“The Book Thief”, written by Markus Zusak, focuses on a young orphaned girl named Liesel during world war two in Nazi Germany. Liesel’s brother dies on the way to foster care, when his body gets buried, Liesel comes into occupation of a gravedigger’s handbook she cannot read yet she takes it. Liesel becomes traumatised from the death of her brother which creates a friendship with her gentle, loving foster father. From here Liesel’s relationship with her foster father encourages her interest in reading the gravedigger’s handbook and learning to write. Throughout the story we see Liesel at the start of the book struggling against the odds of the world with her brothers death and being fostered for reasons she failed to understand. As we watch Liesel learn to read and write we see her knowledge and skill mature which allows her to deal with the greater odds like racism, war, death, poverty all part of nazi Germany and the absence of her beloved mother and brother.
Liesel is powerless when her mother hands her over to her foster parents Rosa and Hans Hubermann. She has experienced her brothers death, her mother has given her up to strangers and Germany’s environment is changing all around her, Liesel having no say or valued opinion about any of this. Liesel can be seen in this stage of the book to be struggling because of the affect her brothers death has on her, when the book says “Still in disbelief, she started to dig. He couldn’t be dead. He couldn’t be dead. He couldn’t”, the reader learns Liesel is greatly upset and doesn’t want to believe her brother is gone. This may challenge the reader to think ahead into the future of Liesel’s childhood, how this will affect her negatively and positively. Children can suffer immensely from traumatic events early on which can affect them in forms of mental illness later in their childhood. However being brought up in an environment where everything is perfect and the child is constantly protected from negative events can show the child later in life not being able to deal with situations where something does not go their way, where their parents can no longer protect them.The negative aspect of her brothers death showed her to feel lonely and uncertain of her new life on Himmel street. However the positive aspect out of her traumatic experience was seen later in the novel, when the jewish man Max, hides in the Hubermann’s house as Hans owed his life to Max’s father who died in the first war. Liesel was being brought up in a world where jewish people were portrayed to be bad and no one was to have association with any jewish people as this was seen as a crime. This can be related to the real world because our beliefs and morals are influenced by society, the main people in our lives and our leaders. Liesel was surrounded by people who believed in this, she had to believe it to remain safe. However when Liesel finds out Max is living in their basement, the reader sees Liesel’s emotions mature and be willing to understand and be caring. The reader sees this change because Liesel chooses to keep Max a secret, and look after him reading books to take his mind off his horrible situation. This event of generosity and kindness on behalf of Liesel proves how far her maturity has come, from her arrival on Himmel Street. This is especially proven at the end of the book when a line says “They hugged and cried and fell on the floor”, when Liesel and Max reunite. This line proves the love Liesel gained for Max all because of her maturation which caused her to be compassionate towards others. She learns how to deal with everyday Nazi Germany, the thought of her mother’s death and Max’s separation from his beloved family, all through the comfort of reading books.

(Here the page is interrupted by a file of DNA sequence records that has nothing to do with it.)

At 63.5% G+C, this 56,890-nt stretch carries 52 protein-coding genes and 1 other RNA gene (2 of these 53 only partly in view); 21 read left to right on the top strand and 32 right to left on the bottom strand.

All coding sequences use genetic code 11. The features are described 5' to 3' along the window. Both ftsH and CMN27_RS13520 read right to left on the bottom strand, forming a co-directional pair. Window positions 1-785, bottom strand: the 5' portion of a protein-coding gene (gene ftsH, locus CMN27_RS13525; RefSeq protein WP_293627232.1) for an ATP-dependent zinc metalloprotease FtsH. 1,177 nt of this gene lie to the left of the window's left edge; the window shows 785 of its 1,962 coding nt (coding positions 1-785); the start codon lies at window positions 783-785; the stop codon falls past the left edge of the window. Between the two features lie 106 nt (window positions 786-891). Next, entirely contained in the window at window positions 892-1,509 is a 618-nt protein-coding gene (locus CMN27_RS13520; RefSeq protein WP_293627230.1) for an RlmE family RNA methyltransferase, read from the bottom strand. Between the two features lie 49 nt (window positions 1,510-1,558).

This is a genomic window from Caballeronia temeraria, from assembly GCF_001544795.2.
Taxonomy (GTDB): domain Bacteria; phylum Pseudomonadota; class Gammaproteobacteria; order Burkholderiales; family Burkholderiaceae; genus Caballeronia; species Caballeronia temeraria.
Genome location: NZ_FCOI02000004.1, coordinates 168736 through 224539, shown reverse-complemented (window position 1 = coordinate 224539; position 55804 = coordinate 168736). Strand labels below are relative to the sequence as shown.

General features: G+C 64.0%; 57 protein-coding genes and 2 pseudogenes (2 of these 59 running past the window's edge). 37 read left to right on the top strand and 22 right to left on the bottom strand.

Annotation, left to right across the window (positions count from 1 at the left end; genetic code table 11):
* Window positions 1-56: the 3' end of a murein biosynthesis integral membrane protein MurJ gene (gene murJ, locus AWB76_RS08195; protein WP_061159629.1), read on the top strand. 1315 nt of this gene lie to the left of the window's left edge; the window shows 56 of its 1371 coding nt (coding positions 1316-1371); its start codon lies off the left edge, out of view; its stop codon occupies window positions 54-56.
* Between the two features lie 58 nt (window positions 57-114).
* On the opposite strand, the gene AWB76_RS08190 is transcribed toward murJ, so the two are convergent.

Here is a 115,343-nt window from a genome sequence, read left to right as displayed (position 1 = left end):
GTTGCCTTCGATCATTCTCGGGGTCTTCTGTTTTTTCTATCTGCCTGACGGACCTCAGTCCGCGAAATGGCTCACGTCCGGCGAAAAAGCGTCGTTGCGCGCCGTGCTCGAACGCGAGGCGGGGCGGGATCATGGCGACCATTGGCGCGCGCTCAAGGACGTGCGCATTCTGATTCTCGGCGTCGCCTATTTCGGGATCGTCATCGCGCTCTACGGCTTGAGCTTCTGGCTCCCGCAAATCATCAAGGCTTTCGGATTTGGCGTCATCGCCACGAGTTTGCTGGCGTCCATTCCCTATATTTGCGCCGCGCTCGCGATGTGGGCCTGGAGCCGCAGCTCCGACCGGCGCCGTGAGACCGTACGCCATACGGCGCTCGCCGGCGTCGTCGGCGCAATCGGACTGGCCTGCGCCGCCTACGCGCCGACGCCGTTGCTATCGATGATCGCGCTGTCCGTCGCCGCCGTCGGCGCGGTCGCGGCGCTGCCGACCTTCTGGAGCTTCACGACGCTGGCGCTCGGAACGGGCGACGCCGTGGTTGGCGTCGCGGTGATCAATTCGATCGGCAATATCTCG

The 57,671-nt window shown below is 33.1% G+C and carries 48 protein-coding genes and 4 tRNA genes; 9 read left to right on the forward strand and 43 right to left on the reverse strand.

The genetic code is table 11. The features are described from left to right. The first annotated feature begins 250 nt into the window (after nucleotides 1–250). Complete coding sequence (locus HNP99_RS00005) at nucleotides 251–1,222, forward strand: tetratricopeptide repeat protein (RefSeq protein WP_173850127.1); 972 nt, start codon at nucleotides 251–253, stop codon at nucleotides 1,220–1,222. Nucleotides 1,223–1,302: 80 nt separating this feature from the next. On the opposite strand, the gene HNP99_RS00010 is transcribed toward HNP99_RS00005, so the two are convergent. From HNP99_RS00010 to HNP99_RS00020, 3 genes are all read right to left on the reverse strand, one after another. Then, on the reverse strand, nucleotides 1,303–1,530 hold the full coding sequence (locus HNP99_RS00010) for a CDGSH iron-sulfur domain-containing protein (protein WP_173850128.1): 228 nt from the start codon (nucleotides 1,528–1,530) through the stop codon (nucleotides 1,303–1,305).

The reader may choose to see the gravediggers book to represent sadness and a sense of loss, the end of an era in her life and the start of a new life. I believe the gravedigger’s handbook was the start of a strong bond between Hans and Liesel and is strongly responsible for the evolving maturity of Liesel. This makes the reader realise how powerful books can be due to the words written down within the book. The reader may realise this because we first of all see Liesel’s maturity increase because of the comfort of reading and writing, the words giving her this feeling and also providing a friendship with Hans. We can see how powerful words can really be and the effect they can have from Hitler’s numerous speeches and his book “Mein Kampf”. His words were so powerful that he persuaded a nation of people to believe in horrible acts against humanity. This made me realise that in today’s society anyone can be capable of this, the ability to be able to use powerful words is dangerous in some forms, it can hurt people and even brainwash society just as Hitler did in his own way. People have the right to their own opinion and this can possibly be at stake when powerful words are used, this may eliminate one’s opinion just like Hitler did to the German people of his nation. They had no self opinion, only Hitler’s due to his strength of persuasion, and if you didn’t believe in hitler’s opinion this was even more dangerous. When the narrator said “In 1933, 90 percent of Germans showed unflinching support for Adolf Hitler. That leaves 10 percent who didn’t. Hans Hubermann belonged to that ten percent”, this showed the ratio was 9:1 of support towards Hitler. This meant if you were part of the 1, you were in danger because the whole 90% of people that believed in Hitler’s theories, believed passionately. I think “The Book Thief” by Markus Zusak, is a great book for year 12 and 13 students because it proves that words can be used in powerful ways to manipulate, but also be used to mature someone and grow knowledge, love and acceptance just like Liesel did from words. It may open up the perspectives of year 12 and 13 students to look at their own life’s, whether they have someone in their life who uses powerful words to withhold their opinions and manipulate them. It may teach these students to look further than words that come from someone like that and remain strong and aligned to always have faith in their own opinion just like Hans did throughout the novel.